What Is Education For?
Does schooling help students build an ecologically literate life?
Posted March 7, 2021 | Reviewed by Ekua Hagan
David Orr's book, Earth in Mind: On Education, Environment, and the Human Prospect, seems as relevant today as when it was first published a few decades ago. Schooling is failing to do what society and children need. Without careful attention to how schooled education is structured, Orr warns:
“Without significant precautions, education can equip people merely to be more effective vandals of the earth. If one listens carefully, it may even be possible to hear the Creation groan every year in late May when another batch of smart, degree-holding, but ecologically illiterate, Homo sapiens who are eager to succeed are launched into the biosphere.” (Orr, 1994, p. 5)
Orr points out that we should always remember that the architects of the German Holocaust were highly educated men, whose education Elie Wiesel described as emphasizing
“theories instead of values, concepts rather than human beings, abstraction rather than consciousness, answers instead of questions, ideology and efficiency rather than conscience.”
In my experience as a professor and classroom teacher, too many classes throughout K-12 and the college and graduate years match this unfortunate description.
David Orr explores how contemporary culture and education got off track. He identified six myths.
Myth 1: Ignorance is solvable. Rather, it is a part of the human condition. Humanity cannot comprehend the world in its entirety. (Recall that human beings can hear only part of the audio spectrum, only see part of the light spectrum, and cannot see the dark matter that comprises most of the universe.)
Myth 2: Humanity can gain enough knowledge and technology to "manage" the earth. Higher education often aims for this goal. (People certainly cannot manage the climate, as “global weirding” becomes more routine.) He suggests that the more realistic aim is to manage human desires, economies, communities, and politics. This involves shaping our desires and actions to fit our finite planet.
Myth 3: Human knowledge is increasing and as part of this, humans are getting better. In actuality, some kinds of knowledge are increasing but Orr cites historian Page Smith’s (1990) review of higher education and claim that most research in universities does not provide measurable benefit to anybody or anything. It is a common problem that data are confused with knowledge and cleverness (focused on short-term methods and goals) with intelligence (aiming toward wholeness over the long term). At the same time, many kinds of knowledge are decreasing— e.g., ecological knowledge is on a continued decline in economically wealthy countries.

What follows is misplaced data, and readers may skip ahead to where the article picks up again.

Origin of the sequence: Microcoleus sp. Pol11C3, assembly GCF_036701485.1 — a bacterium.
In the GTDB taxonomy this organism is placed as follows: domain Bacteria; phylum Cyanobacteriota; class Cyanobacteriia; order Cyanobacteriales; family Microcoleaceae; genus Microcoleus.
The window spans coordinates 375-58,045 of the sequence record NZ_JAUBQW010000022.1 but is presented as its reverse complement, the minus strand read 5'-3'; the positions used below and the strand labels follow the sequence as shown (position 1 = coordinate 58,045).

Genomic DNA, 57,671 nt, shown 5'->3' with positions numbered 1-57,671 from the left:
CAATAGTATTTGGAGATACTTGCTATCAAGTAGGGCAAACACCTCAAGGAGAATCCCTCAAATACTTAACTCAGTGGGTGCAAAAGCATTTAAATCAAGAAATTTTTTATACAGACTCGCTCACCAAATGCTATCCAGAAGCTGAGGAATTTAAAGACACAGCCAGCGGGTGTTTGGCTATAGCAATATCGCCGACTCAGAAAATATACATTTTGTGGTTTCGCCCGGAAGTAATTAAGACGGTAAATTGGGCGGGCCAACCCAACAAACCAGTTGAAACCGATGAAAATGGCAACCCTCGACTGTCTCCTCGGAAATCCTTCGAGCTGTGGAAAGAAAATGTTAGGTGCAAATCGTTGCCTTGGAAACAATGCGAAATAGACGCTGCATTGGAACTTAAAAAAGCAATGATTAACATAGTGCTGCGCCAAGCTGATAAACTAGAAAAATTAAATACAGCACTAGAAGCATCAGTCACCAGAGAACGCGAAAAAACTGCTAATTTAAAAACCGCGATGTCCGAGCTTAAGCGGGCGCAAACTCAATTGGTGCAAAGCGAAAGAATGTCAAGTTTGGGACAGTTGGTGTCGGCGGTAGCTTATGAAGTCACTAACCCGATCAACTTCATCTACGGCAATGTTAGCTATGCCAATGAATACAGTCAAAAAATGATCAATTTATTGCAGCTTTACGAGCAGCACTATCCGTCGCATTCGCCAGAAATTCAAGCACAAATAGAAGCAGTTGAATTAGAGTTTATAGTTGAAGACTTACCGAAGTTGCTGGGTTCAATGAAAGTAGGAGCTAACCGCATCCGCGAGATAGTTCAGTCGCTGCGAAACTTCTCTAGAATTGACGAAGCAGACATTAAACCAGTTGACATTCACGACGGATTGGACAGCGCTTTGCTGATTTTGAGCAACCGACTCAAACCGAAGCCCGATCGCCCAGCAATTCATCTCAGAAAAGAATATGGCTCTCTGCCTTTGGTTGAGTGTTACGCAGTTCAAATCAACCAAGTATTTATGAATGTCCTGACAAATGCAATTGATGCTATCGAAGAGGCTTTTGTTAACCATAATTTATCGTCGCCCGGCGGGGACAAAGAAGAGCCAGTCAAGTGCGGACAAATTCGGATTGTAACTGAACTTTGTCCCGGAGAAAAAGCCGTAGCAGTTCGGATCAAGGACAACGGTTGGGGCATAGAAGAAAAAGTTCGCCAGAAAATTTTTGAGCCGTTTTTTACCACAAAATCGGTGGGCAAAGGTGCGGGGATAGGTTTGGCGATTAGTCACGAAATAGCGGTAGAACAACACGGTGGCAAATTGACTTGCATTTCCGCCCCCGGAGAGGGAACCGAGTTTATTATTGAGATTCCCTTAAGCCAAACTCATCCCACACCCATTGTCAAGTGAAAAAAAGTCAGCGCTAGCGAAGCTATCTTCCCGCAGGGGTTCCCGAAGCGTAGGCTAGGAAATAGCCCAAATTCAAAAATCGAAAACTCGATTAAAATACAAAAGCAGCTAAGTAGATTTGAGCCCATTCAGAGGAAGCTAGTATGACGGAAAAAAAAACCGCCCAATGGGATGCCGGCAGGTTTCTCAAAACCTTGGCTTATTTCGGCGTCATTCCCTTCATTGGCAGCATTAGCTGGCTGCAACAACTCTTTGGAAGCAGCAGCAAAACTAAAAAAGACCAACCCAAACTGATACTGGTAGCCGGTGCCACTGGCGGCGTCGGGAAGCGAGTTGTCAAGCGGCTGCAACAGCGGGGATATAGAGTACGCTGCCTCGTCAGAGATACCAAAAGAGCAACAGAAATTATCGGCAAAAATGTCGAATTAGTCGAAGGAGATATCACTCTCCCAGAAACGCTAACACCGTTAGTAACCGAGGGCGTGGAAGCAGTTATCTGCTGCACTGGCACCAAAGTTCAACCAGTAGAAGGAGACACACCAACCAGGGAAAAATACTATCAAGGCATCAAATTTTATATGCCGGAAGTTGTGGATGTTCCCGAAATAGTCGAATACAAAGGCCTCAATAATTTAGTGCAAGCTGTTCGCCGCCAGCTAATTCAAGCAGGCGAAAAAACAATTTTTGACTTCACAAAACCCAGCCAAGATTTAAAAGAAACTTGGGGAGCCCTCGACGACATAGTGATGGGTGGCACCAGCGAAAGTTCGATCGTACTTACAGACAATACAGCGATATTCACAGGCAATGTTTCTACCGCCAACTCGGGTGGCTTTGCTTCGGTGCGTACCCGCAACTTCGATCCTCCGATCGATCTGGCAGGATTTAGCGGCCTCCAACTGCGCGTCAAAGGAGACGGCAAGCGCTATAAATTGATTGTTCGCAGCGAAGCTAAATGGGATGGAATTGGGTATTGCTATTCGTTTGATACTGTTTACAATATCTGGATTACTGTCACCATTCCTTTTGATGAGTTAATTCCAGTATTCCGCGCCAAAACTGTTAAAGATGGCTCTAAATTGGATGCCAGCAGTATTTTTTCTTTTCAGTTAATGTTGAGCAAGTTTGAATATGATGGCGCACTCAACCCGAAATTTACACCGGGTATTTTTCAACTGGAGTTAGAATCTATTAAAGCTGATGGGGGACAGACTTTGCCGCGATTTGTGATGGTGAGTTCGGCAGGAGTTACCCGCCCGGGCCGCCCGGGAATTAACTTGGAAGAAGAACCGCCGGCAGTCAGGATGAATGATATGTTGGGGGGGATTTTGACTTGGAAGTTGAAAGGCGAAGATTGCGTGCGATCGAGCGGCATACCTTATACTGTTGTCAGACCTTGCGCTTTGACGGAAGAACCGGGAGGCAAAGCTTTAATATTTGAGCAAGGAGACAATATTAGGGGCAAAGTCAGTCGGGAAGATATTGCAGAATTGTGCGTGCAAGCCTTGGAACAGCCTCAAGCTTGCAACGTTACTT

We can also point to the Indigenous place-based knowledge all our ancestors had but is being eliminated as First Nation Peoples have been eliminated or pushed off their ancestral lands. They developed a science of local landscape health, that most people today do not have (Nelson, 2008).
Myth 4: Humanity can restore what it has dismantled. In terms of education, this means that separating subjects in the curriculum will be put together by the student somehow. This, of course, rarely occurs and so the well-educated operate in their specialties without attending to the unity of things, the consequences for the planet, or their personhood (one’s choices builds one’s character). As a result, the educated have largely led humanity to massively poison air, water, and soil; destroy biocultural diversity; and destabilize planetary ecosystems and climate. Moreover, because of an incomplete education, humanity is led to believe that we are much richer than we are.
Myth 5: The purpose of education is monetary success (upward mobility). Orr notes: “The plain fact is that the planet does not need more successful people. But it does desperately need more peacemakers, healers, restorers, storytellers, and lovers of every kind. It needs people who live well in their places. It needs people of moral courage willing to join the fight to make the world habitable and human. And these qualities have little to do with success as our culture has defined it.” (p. 12)
Myth 6: Our culture is the pinnacle of human achievement. But, he points out, capitalism destroys morality by making everything about money and efficiency, wiping out the planet’s biodiversity, cultural diversity, and moralities of kindness and compassion. Indeed, educated people have brought us to the sixth mass extinction (Kolbert, 2014).